I have long been bothered by the question of how much planning and design matter. What makes a great neighborhood? What makes a great city? How do we make a spot on the map a place rather than just something on the way to b from a? My colleagues who are planners furrow their brow and look at me like I’m an idiot when I suggest that, sometimes, all you need is lots of people and the rest will take care of itself.
My conclusion (and I am trying to be provocative here) is that it doesn’t matter all that much. If you take lots of people and put them together, place will happen. I’m going to use an example close to home which was written about just recently in the Seattle Times, Summit Avenue on Capitol Hill.
Here’s a fact. The little stretch of Summit profiled in the Times piece is already a place, it’s a node, it’s whatever you want to call it. People go there, they stay there, they take up space, they live and love on that little stretch. It’s got compression, to use an automotive term. There is a there there. But why? Was it planning and design?
Nine years ago, Klebeck opened the now famed Top Pot. He saw this sleepy block with cheap rent and “vintage 1930s style architecture” and likened it to traveling in Europe, “where you go to some alley and find a place that becomes your secret location.”
How did the sleepy little block get to a bustling, thriving, happy little block? It certainly wasn’t a zoning change. And it’s hard to argue it was planning since what was there then is basically there now, arranged just as it was.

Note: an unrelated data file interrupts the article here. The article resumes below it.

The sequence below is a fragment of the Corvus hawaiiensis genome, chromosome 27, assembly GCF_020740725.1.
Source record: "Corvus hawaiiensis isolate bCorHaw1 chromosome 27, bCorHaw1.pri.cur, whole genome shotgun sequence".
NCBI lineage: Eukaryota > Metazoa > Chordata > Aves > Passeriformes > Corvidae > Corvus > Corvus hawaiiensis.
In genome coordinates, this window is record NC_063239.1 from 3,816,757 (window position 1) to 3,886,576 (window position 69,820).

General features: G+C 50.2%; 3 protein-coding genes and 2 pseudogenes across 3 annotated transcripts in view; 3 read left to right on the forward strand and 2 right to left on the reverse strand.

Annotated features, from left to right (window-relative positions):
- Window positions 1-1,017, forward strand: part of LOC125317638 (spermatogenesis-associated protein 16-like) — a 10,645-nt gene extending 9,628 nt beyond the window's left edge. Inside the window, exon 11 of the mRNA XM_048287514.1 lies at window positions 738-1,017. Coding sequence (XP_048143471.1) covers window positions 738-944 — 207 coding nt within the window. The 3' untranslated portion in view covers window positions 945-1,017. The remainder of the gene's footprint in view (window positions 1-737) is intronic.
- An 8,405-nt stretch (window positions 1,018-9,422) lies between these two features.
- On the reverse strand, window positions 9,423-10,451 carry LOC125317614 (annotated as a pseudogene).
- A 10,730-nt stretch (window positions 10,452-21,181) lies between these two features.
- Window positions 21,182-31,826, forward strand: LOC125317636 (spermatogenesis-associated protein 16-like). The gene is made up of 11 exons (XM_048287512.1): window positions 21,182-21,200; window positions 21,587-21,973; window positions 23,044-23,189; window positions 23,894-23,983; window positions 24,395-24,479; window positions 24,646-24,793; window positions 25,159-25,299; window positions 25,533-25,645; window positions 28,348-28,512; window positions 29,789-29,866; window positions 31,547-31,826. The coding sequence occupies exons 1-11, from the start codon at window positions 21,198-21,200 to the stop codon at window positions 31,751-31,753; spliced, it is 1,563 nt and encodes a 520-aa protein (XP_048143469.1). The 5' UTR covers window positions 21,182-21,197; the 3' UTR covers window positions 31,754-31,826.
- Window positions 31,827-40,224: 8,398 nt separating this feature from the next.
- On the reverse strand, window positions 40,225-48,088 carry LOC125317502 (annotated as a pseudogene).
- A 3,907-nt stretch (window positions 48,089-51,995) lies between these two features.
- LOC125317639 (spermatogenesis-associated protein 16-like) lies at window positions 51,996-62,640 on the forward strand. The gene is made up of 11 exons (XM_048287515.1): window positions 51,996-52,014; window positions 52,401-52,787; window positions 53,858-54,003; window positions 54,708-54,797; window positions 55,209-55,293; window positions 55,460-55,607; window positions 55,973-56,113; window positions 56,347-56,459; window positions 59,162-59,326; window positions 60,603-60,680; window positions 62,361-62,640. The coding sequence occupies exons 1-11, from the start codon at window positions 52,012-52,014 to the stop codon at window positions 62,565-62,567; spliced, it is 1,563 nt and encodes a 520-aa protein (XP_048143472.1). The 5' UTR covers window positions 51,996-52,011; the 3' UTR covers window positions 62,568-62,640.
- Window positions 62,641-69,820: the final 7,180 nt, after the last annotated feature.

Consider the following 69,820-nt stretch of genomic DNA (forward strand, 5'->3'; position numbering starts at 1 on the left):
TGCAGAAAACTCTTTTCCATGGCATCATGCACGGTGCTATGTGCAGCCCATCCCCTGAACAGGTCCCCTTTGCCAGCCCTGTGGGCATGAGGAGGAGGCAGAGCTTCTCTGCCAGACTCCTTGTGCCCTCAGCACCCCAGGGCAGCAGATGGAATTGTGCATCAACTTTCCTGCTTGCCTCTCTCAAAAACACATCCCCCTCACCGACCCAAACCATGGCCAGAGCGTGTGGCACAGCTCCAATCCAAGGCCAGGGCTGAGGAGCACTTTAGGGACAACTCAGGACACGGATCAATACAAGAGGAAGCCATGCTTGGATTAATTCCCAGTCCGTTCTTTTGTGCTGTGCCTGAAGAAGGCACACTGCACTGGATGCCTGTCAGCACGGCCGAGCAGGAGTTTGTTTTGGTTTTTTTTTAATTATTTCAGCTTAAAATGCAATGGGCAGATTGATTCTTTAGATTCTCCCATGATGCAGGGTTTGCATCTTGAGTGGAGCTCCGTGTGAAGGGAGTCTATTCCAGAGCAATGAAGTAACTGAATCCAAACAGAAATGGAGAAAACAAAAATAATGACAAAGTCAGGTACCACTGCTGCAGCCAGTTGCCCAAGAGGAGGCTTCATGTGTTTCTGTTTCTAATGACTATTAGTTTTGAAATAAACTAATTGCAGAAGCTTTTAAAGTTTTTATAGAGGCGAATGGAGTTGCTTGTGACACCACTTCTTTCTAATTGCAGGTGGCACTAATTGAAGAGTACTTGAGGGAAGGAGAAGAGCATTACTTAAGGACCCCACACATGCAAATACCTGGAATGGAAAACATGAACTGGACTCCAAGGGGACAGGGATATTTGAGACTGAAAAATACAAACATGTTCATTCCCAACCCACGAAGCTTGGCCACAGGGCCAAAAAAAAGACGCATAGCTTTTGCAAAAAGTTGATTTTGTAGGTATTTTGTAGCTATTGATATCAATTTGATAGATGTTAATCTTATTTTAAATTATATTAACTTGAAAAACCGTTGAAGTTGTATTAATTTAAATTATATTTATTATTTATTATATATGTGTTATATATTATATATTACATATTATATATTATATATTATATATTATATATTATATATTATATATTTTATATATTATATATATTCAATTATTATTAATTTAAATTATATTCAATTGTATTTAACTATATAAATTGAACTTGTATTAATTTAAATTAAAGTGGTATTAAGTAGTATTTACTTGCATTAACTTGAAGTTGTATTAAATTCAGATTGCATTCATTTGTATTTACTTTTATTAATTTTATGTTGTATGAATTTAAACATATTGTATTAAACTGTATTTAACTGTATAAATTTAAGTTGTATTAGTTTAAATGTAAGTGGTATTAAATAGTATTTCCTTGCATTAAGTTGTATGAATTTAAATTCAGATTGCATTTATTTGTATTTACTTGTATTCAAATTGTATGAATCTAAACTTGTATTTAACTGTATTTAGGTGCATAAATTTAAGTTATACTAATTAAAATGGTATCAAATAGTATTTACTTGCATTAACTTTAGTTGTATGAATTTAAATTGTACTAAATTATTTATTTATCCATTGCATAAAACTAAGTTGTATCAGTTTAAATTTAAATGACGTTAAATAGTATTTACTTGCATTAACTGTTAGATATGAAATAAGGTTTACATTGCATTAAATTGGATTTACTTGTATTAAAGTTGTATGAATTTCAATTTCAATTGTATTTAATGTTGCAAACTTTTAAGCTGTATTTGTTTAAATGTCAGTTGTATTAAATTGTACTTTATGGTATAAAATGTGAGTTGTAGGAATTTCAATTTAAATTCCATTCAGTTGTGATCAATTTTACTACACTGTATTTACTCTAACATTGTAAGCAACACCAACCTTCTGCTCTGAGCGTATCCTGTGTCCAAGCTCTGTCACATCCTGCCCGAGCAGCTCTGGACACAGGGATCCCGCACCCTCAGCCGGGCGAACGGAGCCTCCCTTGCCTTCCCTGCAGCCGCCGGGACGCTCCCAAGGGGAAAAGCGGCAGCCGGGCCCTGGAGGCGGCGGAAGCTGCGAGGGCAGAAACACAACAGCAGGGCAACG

What makes this block work is people. Think about it for a minute. What makes this block work is demand. People want certain things. They want coffee and donuts. But more importantly, they want community and a sense of quiet, public connection with other people. Someone is meeting that demand and charging for it.
What’s easy to forget is the planning principles came from observations of facts (what works and what doesn’t) which, when generalized, can arguably be effectively applied in certain circumstances to create a desired effect. That is, planning works. But it works because it derives from lessons about what people do in the world when left to their own devices. Put people in a planning desert and they’ll create place. Planning is about learning how to make that happen on purpose.
I would love it if my planning and design friends would jump into this. One argument is that lots of planning and design is latent on Summit Avenue, this block is the flowering of planning and design seeds planted at some point in the past. Perhaps the flowering of Summit is even attributable to the code and at least, maybe, the code contributes to Summit’s success. But I’d say it’s just lots of people providing demand for which somebody is profitably creating supply.
Maybe it’s a pointless chicken and egg question, which came first, place or planning? But maybe place is not “build it and they will come,” but rather “let the people come, and they will make a place.” Why does it matter? We spend a lot of time in our land use code trying to out smart ourselves. What if we just opened the door and let the people in? Are we getting in the way with too many rules? Is lots of people in ugly buildings better than less people in highly designed buildings? Is population density enough, on it’s own to create a sense of place?